'Ferguson Effect' Is Real, and It Threatens to Harm Black Americans Most
A Commentary By Michael Barone
University of Missouri at St. Louis criminologist Richard Rosenfeld has had "second thoughts." Like many academic criminologists, he had pooh-poohed charges that skyrocketing murder rates in many cities in 2015 and 2016 result from a "Ferguson effect" -- a skittering back from proactive policing for fear of accusations of racism like those that followed the death of Michael Brown in Ferguson, Missouri, in August 2014.
Now, after looking over 2015 data from 56 large cities, he tells The Guardian that he has changed his mind. Homicides in those cities were up 17 percent from 2014. And ten cities, all with large black populations, saw homicides up 33 percent on average.
"These aren't flukes or blips, this is a real increase," Rosenfeld told reporter Lois Beckett. "The only explanation that gets the timing right is a version of the Ferguson effect."
Rosenfeld thus parts company with the liberal Brennan Center, whose analysts argued that the 2015 homicide increase in large cities was not a "national pandemic." He parts company also with FiveThirtyEight analyst Carl Bialik, who dismissed a 16 percent homicide increase in 59 of the 60 largest cities in 2014 and 2015 as "a less dire picture than the one painted by reports in several large media outlets."
But a 16 or 17 percent increase in homicides in major cities that account for a large share of the national murder toll is, in historical perspective, very dire indeed. The most accurate word is "unprecedented." The only double-digit increases in national murder statistics going back to 1960 are 13 percent (in 1968), 11 percent (in 1966, 1967 and 1971) and 10 percent (in 1979).
As anyone familiar with the workings of compound interest might guess, such increases rapidly added up. The total number of homicides nationally more than doubled between 1966 and 1979. The number peaked in 1991.
During those years, most academic criminologists argued that high rates of violent crime resulted from economic distress and -- noting that nearly half of murders were committed by blacks -- from the endemic racism in American society. Today the Brennan Center echoes this analysis: "Economic deterioration of those cities could be a contributor to murder increases."
Political scientist James Wilson and maverick criminologist George Kelling dissented from this view. In their 1982 Atlantic article "Broken Windows" they argued that proactive policing and elimination of signs of disorder (like broken windows) could sharply reduce crime rates.
In the 1990s New York Mayor Rudy Giuliani and Police Commissioner Bill Bratton put the "broken windows" theory into effect. Their proactive policing tactics were continued by Mayor Michael Bloomberg and widely imitated and adapted around the country.
The result was that homicides in New York were reduced from 2,445 in 1990 to 328 in 2014. Nationally, the number of murders declined 42 percent from 1991 to 2014.
The definitive chronicler of proactive policing, the Manhattan Institute's Heather Mac Donald, spotlighted the Ferguson effect in a Wall Street Journal article in May 2015. She noted that arrests were sharply down in cities such as St. Louis and Baltimore because the "incessant drumbeat against the police" across the country had "officers scale back on proactive policing under the onslaught of anti-cop rhetoric."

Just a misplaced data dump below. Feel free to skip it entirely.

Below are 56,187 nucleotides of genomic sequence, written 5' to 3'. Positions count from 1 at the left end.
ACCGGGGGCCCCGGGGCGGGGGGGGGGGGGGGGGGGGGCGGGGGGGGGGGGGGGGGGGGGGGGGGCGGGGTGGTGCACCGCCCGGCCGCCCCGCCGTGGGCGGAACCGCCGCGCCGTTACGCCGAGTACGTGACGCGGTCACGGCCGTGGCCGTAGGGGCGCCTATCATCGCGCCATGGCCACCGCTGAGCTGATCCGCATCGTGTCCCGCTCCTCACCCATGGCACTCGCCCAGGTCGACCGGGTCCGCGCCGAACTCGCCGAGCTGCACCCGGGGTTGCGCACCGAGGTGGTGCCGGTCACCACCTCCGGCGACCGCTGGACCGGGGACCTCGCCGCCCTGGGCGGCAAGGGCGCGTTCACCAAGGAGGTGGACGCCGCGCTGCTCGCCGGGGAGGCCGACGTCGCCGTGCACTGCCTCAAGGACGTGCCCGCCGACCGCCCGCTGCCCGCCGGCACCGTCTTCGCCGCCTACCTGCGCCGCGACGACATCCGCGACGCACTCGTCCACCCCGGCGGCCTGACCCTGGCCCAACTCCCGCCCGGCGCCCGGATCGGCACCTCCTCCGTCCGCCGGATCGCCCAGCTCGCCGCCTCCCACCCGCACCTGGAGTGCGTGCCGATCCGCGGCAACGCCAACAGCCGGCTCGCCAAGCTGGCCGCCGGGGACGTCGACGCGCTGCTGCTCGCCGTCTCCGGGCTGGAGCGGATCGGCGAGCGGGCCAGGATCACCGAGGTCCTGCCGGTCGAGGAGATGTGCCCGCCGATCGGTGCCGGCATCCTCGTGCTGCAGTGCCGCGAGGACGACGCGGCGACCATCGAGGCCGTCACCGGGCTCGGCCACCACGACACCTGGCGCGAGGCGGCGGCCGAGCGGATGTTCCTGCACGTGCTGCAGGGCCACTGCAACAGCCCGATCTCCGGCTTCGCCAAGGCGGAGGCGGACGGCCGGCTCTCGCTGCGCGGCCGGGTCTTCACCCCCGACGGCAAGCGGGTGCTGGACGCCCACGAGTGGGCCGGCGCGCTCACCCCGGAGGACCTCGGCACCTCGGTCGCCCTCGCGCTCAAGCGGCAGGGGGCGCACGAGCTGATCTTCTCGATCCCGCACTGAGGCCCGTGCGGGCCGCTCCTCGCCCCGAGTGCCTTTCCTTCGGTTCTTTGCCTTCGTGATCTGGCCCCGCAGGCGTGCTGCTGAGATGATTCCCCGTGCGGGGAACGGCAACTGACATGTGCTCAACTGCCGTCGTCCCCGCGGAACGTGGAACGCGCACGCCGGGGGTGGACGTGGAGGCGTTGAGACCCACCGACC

Those encouraging such rhetoric include President Obama and his first attorney general, Eric Holder -- even though an intensive Justice Department investigation of Brown's killing in Ferguson cleared the officer involved and made clear that charges that Brown had put up his hands and surrendered were baseless.
Obama has since said that "there's no data to support" a Ferguson effect. That puts him at odds with his appointee FBI Director James Comey, who says that his conversations with police officials around the country convinced him there are "marginal pullbacks by lots and lots of police officers." It also put Obama at odds with Rosenfeld, who has found clear evidence of "de-policing" in Baltimore and Chicago, where homicides have spiked.
The charge of cherry-picking data and misleading rhetoric can more justifiably be leveled against administration officials and mainstream media, who, after the Ferguson killing, created the impression of a rising epidemic of racist police officers shooting innocent blacks. The few such cases have received prompt and stern attention from local law enforcement.
Black Americans were the primary victims of the huge crime increase starting in the late 1960s, and they will be the primary victims again if the Ferguson effect continues to result in more homicides. Can't we prevent this awful history from repeating itself?
Michael Barone is senior political analyst for the Washington Examiner and resident fellow at American Enterprise Institute. To find out more about Michael Barone, and read features by other Creators writers and cartoonists, visit the Creators Syndicate Web page at www.creators.com.
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